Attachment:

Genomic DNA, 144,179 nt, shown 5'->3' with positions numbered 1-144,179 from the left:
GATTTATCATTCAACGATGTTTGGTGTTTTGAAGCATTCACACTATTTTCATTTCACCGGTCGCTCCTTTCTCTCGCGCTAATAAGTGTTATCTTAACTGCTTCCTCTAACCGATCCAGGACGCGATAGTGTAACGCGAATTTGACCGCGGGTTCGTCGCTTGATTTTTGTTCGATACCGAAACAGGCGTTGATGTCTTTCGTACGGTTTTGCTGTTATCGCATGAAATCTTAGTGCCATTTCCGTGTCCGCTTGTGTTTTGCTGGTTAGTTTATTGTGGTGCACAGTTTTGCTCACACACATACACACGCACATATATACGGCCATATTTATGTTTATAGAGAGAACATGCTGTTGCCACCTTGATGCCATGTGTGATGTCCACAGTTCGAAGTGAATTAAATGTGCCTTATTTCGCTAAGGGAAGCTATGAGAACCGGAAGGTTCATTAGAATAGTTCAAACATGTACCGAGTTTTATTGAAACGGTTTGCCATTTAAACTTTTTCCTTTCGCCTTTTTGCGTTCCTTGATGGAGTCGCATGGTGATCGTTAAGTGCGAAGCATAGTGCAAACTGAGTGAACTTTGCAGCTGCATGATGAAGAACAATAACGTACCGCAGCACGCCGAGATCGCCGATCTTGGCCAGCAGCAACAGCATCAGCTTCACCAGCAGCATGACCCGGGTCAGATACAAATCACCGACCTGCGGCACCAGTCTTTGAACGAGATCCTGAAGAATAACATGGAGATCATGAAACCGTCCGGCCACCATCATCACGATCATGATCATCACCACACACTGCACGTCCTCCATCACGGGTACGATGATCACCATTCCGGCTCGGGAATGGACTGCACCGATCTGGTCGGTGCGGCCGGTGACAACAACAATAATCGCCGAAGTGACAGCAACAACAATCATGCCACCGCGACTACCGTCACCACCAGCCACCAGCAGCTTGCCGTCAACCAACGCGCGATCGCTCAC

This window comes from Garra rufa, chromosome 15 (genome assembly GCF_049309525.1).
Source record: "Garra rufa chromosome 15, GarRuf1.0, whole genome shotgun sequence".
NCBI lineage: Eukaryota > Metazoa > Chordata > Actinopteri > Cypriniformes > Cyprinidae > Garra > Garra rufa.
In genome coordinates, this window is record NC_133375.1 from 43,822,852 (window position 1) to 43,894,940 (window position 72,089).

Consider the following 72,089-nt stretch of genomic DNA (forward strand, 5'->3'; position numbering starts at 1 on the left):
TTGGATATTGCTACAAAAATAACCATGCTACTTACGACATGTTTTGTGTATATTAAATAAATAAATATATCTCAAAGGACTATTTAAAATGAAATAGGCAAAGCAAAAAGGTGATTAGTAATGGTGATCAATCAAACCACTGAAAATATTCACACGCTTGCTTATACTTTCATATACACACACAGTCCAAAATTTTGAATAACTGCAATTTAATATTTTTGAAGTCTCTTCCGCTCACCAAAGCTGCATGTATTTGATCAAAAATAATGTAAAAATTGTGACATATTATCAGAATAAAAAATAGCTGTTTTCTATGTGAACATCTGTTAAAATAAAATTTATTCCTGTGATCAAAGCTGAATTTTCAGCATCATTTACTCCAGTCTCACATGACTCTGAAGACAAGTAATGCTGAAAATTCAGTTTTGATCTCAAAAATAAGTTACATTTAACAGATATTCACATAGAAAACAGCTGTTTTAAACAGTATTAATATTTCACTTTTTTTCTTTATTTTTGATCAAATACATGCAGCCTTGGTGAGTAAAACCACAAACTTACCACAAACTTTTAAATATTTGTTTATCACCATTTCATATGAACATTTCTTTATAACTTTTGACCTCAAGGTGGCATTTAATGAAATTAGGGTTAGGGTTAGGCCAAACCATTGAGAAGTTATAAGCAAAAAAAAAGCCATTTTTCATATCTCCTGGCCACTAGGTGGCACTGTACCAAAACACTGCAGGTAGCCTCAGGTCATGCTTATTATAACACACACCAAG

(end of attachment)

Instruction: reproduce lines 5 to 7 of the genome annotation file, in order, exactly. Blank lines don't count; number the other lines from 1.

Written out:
NCBI lineage: Eukaryota > Metazoa > Chordata > Actinopteri > Cypriniformes > Cyprinidae > Garra > Garra rufa.
In genome coordinates, this window is record NC_133375.1 from 43,822,852 (window position 1) to 43,894,940 (window position 72,089).

Consider the following 72,089-nt stretch of genomic DNA (forward strand, 5'->3'; position numbering starts at 1 on the left):